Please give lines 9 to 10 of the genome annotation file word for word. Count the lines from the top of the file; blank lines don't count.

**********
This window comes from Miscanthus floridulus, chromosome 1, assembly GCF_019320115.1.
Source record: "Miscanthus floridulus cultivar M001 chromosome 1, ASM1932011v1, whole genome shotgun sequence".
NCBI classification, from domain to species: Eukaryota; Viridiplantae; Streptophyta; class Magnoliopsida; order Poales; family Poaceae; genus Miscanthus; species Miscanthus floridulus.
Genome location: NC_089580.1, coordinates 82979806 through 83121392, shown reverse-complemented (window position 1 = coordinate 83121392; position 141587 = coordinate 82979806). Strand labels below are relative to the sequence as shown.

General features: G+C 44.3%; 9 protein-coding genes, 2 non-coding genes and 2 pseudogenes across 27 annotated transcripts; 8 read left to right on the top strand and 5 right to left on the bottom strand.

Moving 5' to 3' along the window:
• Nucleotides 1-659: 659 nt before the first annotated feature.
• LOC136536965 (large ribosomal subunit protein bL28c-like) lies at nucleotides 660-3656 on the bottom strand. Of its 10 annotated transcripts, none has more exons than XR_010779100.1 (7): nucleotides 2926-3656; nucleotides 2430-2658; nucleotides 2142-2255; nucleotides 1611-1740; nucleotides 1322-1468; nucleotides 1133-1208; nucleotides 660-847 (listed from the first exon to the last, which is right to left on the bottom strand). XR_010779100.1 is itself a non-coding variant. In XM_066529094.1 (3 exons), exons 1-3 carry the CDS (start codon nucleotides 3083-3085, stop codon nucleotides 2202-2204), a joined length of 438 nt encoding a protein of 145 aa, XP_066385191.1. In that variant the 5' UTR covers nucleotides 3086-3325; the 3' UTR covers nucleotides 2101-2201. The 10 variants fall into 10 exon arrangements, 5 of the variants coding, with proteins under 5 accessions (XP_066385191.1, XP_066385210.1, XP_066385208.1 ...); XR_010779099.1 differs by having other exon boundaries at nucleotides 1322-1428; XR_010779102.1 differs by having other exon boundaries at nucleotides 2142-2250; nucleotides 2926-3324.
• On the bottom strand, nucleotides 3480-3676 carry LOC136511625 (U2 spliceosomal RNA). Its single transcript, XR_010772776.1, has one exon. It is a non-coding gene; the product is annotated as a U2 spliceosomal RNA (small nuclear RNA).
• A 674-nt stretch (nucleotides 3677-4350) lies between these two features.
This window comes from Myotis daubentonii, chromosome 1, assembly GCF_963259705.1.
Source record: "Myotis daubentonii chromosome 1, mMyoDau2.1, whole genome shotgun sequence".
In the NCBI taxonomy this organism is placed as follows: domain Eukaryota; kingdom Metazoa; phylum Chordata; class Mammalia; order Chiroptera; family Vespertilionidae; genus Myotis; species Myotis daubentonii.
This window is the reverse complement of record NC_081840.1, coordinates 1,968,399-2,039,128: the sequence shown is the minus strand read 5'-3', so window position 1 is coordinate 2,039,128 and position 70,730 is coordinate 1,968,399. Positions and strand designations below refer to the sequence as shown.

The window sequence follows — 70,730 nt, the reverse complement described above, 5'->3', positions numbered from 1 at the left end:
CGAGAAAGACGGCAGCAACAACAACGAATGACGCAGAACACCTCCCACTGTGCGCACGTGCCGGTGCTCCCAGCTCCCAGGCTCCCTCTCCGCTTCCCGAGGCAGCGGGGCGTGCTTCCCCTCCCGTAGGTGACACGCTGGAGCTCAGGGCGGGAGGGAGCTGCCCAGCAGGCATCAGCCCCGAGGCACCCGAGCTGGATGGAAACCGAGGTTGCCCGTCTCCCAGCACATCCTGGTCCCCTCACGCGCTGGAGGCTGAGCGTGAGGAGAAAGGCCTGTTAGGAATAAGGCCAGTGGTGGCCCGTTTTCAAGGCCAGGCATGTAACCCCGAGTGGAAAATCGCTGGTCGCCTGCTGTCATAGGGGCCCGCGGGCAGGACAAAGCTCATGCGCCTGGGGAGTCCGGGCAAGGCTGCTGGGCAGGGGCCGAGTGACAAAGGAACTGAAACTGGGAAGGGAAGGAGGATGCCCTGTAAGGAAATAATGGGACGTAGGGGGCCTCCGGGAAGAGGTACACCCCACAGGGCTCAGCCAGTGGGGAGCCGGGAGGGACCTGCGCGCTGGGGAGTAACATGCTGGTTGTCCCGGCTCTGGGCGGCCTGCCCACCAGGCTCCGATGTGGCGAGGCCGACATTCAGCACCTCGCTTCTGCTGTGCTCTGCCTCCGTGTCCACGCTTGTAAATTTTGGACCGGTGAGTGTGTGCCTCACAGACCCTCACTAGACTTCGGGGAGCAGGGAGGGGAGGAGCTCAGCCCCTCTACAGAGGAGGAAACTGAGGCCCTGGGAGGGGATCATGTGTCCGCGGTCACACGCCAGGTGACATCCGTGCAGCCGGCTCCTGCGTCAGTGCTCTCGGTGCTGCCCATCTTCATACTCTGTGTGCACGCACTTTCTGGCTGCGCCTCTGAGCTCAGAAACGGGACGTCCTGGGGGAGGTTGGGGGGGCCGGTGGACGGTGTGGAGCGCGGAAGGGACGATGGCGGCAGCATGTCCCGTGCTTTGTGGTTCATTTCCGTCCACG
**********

• On the bottom strand, nucleotides 3480-3676 carry LOC136511625 (U2 spliceosomal RNA). Its single transcript, XR_010772776.1, has one exon. It is a non-coding gene; the product is annotated as a U2 spliceosomal RNA (small nuclear RNA).
• A 674-nt stretch (nucleotides 3677-4350) lies between these two features.